Urgent is one of those powerful words. It ranks right up there with FIRE or DUCK (or FORE, if you are a golfer like me!). Unfortunately, I believe urgent may be a little overused. A lot of things get done because they scream urgent. This is a bigger problem than it was in years past because of advances in communication technology like email, cellphones and Instant Messenger. Anyone can scream urgent at any instant. So what’s so bad about urgent? … it seems to get things done. Yes, but at the expense of what other things? At the expense, probably, of the IMPORTANT things?

This is not to say you should not do urgent things. In fact, many urgent things are also important and these are the things you should do first. The problem is many important things are not urgent and they just don’t seem to ever get done—or not until they become urgent. An example: on January 5th, computing your taxes is important but not urgent. On April 14th, that has become urgent and also important. Had your tax return not become urgent, it would continue to be pushed back. For me, this blog is important but not urgent and I push it back on my busy schedule.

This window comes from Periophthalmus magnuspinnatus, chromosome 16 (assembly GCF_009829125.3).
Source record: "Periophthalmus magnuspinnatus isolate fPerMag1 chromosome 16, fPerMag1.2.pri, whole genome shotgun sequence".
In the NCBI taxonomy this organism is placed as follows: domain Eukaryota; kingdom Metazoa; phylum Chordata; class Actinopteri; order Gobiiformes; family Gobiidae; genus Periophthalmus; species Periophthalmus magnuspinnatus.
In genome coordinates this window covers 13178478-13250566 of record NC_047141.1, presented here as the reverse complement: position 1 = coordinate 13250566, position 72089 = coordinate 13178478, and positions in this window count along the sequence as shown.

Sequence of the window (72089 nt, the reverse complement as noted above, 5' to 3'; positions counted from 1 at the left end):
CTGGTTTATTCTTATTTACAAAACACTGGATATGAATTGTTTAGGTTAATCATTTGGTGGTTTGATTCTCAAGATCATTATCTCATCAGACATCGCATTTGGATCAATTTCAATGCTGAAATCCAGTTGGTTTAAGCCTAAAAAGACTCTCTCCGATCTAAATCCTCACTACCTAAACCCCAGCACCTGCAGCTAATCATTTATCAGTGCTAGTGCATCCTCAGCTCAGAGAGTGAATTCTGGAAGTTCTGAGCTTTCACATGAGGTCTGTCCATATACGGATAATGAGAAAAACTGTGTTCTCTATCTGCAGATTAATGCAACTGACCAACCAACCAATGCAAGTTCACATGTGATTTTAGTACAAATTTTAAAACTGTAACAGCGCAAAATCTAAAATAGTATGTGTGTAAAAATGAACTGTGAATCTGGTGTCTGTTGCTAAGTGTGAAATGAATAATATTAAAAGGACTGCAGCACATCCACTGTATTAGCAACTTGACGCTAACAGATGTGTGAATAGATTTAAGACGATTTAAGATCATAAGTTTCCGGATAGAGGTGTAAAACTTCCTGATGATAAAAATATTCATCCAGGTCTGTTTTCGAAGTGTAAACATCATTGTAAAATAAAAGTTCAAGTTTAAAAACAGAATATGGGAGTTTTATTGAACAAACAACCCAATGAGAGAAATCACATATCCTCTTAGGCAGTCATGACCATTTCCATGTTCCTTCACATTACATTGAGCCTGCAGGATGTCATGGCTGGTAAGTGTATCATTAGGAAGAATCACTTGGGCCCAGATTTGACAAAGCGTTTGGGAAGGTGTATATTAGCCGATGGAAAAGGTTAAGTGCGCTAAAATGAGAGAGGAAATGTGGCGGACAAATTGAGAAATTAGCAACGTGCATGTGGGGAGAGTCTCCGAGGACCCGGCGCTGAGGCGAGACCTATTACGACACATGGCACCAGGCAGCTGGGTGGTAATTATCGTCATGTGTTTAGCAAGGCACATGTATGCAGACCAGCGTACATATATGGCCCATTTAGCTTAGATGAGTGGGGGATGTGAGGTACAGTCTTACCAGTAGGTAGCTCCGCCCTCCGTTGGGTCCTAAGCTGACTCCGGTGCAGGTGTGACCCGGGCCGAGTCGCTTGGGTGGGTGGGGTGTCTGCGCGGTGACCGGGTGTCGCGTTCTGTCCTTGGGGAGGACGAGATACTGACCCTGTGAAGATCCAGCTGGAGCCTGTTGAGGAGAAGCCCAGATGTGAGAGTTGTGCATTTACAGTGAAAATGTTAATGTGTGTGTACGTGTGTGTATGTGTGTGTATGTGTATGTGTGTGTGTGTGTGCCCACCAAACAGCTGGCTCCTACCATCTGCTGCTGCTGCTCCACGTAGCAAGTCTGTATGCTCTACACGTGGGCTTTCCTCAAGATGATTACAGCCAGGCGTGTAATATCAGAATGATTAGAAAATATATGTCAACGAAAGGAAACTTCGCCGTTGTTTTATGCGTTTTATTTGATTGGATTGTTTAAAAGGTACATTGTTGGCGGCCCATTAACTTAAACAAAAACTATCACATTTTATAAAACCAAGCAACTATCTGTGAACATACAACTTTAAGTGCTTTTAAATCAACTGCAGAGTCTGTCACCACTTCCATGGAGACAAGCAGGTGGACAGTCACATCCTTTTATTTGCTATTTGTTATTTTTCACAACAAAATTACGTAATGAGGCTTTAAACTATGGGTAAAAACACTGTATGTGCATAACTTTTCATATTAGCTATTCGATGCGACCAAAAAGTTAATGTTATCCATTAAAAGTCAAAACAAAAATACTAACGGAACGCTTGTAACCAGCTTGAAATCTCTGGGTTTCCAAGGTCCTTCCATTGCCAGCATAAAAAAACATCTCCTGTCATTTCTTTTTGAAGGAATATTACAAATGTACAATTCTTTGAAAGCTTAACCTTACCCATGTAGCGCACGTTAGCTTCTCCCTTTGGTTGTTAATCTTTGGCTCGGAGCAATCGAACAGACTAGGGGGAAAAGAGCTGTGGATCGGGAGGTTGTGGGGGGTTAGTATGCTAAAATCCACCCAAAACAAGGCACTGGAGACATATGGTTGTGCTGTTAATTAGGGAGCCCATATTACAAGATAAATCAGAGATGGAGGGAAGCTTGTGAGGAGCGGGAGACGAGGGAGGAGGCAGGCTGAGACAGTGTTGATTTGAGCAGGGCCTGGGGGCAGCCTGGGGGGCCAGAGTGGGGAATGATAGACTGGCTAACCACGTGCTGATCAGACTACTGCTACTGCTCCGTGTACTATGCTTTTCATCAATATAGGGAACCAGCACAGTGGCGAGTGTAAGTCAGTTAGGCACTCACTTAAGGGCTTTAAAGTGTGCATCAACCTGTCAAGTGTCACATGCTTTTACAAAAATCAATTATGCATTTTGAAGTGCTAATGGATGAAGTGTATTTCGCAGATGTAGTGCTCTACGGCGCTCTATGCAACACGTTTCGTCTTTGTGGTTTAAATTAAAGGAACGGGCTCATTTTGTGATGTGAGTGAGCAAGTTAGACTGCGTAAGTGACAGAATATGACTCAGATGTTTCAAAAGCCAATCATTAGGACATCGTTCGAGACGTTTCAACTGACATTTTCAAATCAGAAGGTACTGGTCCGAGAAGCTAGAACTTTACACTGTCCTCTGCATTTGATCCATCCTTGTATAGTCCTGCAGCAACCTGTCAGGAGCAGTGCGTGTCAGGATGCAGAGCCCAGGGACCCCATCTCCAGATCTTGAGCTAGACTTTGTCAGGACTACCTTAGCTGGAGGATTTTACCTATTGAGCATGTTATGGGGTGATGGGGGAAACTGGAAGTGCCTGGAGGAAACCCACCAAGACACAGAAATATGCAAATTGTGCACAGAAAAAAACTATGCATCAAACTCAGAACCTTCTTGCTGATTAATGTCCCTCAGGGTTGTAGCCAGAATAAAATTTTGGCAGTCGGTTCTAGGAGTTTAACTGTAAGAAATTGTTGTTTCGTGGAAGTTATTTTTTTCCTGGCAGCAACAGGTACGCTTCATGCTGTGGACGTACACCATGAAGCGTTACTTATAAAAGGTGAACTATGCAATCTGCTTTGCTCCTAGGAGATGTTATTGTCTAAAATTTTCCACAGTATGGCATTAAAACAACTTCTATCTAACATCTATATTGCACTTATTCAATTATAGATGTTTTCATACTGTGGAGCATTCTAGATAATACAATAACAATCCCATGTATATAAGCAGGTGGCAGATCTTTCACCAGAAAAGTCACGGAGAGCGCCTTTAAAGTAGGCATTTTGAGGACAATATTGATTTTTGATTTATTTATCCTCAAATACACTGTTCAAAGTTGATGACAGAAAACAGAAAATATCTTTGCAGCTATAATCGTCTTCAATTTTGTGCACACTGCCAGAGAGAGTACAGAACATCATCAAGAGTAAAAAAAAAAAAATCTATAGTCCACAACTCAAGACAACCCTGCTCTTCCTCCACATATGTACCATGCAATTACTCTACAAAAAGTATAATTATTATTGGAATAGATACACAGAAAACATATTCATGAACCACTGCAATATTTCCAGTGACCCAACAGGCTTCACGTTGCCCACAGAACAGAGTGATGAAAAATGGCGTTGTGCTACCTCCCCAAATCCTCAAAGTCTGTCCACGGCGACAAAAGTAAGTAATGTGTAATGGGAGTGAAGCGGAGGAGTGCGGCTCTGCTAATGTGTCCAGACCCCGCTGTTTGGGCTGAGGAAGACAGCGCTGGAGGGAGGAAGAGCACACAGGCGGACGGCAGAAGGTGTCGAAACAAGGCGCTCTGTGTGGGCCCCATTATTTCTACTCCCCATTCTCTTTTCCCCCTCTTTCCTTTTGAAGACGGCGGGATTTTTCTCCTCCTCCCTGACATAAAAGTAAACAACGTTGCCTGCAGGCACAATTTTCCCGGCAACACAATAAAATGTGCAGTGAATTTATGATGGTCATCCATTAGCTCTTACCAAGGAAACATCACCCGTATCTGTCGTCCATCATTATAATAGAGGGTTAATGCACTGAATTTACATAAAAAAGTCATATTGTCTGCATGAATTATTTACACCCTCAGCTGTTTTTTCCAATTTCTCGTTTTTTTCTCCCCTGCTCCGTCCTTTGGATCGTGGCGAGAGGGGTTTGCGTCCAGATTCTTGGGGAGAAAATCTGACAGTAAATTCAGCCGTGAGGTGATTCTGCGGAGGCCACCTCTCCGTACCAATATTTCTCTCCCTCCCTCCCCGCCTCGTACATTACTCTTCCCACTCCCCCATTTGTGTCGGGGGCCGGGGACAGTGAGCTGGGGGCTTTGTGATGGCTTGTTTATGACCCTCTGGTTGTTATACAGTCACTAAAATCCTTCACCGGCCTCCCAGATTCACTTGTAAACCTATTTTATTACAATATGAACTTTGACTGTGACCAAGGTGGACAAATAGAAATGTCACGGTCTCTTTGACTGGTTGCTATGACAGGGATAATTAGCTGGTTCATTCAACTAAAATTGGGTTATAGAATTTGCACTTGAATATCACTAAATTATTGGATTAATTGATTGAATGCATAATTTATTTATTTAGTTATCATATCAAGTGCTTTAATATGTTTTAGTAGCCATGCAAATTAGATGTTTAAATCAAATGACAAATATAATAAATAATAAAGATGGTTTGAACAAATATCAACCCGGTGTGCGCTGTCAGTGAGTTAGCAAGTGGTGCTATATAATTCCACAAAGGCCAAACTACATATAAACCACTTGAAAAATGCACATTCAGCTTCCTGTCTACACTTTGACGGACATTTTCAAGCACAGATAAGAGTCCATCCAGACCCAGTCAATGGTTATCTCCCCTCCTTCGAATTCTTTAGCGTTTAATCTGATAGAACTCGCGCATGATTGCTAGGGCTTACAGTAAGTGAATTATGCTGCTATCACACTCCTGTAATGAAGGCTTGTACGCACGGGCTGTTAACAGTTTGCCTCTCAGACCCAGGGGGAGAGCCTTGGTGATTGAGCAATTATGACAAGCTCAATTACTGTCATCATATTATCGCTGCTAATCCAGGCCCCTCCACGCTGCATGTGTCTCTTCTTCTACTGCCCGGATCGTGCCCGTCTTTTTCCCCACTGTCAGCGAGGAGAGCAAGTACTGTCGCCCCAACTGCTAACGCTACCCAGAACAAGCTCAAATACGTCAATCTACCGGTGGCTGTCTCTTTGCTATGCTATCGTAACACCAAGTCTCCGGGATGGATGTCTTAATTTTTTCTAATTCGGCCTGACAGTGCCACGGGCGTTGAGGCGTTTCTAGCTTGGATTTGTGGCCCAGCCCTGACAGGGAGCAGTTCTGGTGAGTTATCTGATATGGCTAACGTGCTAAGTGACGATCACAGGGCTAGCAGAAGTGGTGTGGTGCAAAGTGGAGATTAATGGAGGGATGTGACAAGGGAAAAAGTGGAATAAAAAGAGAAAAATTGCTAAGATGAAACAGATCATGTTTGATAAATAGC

A good way to tell if something is urgent or important is to give it this test: if it does not get done, something bad will happen = URGENT. If it does not get done, something good will not happen = IMPORTANT. Spending too much time preventing bad things and too little time promoting good things leads to more urgent things happening, leaving less time for the important. What a loop! On the other hand, doing important things (the ones that will make good things happen) will have the effect of reducing the urgent things, leaving even more time for the important things … that is a good loop!

If you find this at all confusing, you should stop whatever urgent thing you were in the middle of and sit quietly and read it again. It is IMPORTANT, but not urgent.